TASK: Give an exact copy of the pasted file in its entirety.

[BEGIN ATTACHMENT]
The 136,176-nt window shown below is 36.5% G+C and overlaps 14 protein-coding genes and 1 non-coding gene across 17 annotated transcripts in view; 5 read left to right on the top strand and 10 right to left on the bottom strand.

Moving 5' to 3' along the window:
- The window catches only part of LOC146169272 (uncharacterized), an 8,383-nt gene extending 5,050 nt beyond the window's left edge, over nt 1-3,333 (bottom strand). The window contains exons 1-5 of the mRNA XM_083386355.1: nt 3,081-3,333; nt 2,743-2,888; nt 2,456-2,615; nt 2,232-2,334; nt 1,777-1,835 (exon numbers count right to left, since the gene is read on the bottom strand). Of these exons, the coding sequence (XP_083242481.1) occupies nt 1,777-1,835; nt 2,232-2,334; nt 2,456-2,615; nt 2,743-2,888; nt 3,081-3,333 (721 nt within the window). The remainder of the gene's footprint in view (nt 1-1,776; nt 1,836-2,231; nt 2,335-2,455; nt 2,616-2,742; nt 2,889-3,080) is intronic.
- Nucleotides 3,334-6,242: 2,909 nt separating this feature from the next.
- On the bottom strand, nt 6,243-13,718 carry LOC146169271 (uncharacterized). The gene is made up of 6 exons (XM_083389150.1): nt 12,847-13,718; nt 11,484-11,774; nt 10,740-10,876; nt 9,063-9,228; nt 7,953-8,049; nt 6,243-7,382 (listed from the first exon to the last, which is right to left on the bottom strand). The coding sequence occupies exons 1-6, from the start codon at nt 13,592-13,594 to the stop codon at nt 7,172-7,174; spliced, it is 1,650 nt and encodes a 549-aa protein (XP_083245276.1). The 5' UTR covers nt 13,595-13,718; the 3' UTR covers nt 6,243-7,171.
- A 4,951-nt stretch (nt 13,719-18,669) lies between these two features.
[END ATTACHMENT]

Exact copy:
The 136,176-nt window shown below is 36.5% G+C and overlaps 14 protein-coding genes and 1 non-coding gene across 17 annotated transcripts in view; 5 read left to right on the top strand and 10 right to left on the bottom strand.

Moving 5' to 3' along the window:
- The window catches only part of LOC146169272 (uncharacterized), an 8,383-nt gene extending 5,050 nt beyond the window's left edge, over nt 1-3,333 (bottom strand). The window contains exons 1-5 of the mRNA XM_083386355.1: nt 3,081-3,333; nt 2,743-2,888; nt 2,456-2,615; nt 2,232-2,334; nt 1,777-1,835 (exon numbers count right to left, since the gene is read on the bottom strand). Of these exons, the coding sequence (XP_083242481.1) occupies nt 1,777-1,835; nt 2,232-2,334; nt 2,456-2,615; nt 2,743-2,888; nt 3,081-3,333 (721 nt within the window). The remainder of the gene's footprint in view (nt 1-1,776; nt 1,836-2,231; nt 2,335-2,455; nt 2,616-2,742; nt 2,889-3,080) is intronic.
- Nucleotides 3,334-6,242: 2,909 nt separating this feature from the next.
- On the bottom strand, nt 6,243-13,718 carry LOC146169271 (uncharacterized). The gene is made up of 6 exons (XM_083389150.1): nt 12,847-13,718; nt 11,484-11,774; nt 10,740-10,876; nt 9,063-9,228; nt 7,953-8,049; nt 6,243-7,382 (listed from the first exon to the last, which is right to left on the bottom strand). The coding sequence occupies exons 1-6, from the start codon at nt 13,592-13,594 to the stop codon at nt 7,172-7,174; spliced, it is 1,650 nt and encodes a 549-aa protein (XP_083245276.1). The 5' UTR covers nt 13,595-13,718; the 3' UTR covers nt 6,243-7,171.
- A 4,951-nt stretch (nt 13,719-18,669) lies between these two features.